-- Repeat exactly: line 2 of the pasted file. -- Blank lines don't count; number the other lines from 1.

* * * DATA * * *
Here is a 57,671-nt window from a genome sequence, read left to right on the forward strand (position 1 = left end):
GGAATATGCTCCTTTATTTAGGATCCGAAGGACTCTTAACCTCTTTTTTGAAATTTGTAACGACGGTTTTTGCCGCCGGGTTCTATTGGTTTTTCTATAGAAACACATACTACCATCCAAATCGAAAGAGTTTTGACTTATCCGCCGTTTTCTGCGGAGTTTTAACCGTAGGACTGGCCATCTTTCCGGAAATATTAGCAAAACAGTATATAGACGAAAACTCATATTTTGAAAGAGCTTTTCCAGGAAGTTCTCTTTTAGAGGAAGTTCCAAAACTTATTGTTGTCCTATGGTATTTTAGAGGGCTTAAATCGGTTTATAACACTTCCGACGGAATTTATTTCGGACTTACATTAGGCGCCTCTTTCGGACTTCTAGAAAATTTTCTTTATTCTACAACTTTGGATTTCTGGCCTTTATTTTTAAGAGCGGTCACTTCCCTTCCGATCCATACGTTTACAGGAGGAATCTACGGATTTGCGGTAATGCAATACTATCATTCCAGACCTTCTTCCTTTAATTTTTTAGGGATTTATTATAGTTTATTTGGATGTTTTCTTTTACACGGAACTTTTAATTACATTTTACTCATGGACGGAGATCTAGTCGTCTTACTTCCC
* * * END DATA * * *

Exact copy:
GGAATATGCTCCTTTATTTAGGATCCGAAGGACTCTTAACCTCTTTTTTGAAATTTGTAACGACGGTTTTTGCCGCCGGGTTCTATTGGTTTTTCTATAGAAACACATACTACCATCCAAATCGAAAGAGTTTTGACTTATCCGCCGTTTTCTGCGGAGTTTTAACCGTAGGACTGGCCATCTTTCCGGAAATATTAGCAAAACAGTATATAGACGAAAACTCATATTTTGAAAGAGCTTTTCCAGGAAGTTCTCTTTTAGAGGAAGTTCCAAAACTTATTGTTGTCCTATGGTATTTTAGAGGGCTTAAATCGGTTTATAACACTTCCGACGGAATTTATTTCGGACTTACATTAGGCGCCTCTTTCGGACTTCTAGAAAATTTTCTTTATTCTACAACTTTGGATTTCTGGCCTTTATTTTTAAGAGCGGTCACTTCCCTTCCGATCCATACGTTTACAGGAGGAATCTACGGATTTGCGGTAATGCAATACTATCATTCCAGACCTTCTTCCTTTAATTTTTTAGGGATTTATTATAGTTTATTTGGATGTTTTCTTTTACACGGAACTTTTAATTACATTTTACTCATGGACGGAGATCTAGTCGTCTTACTTCCC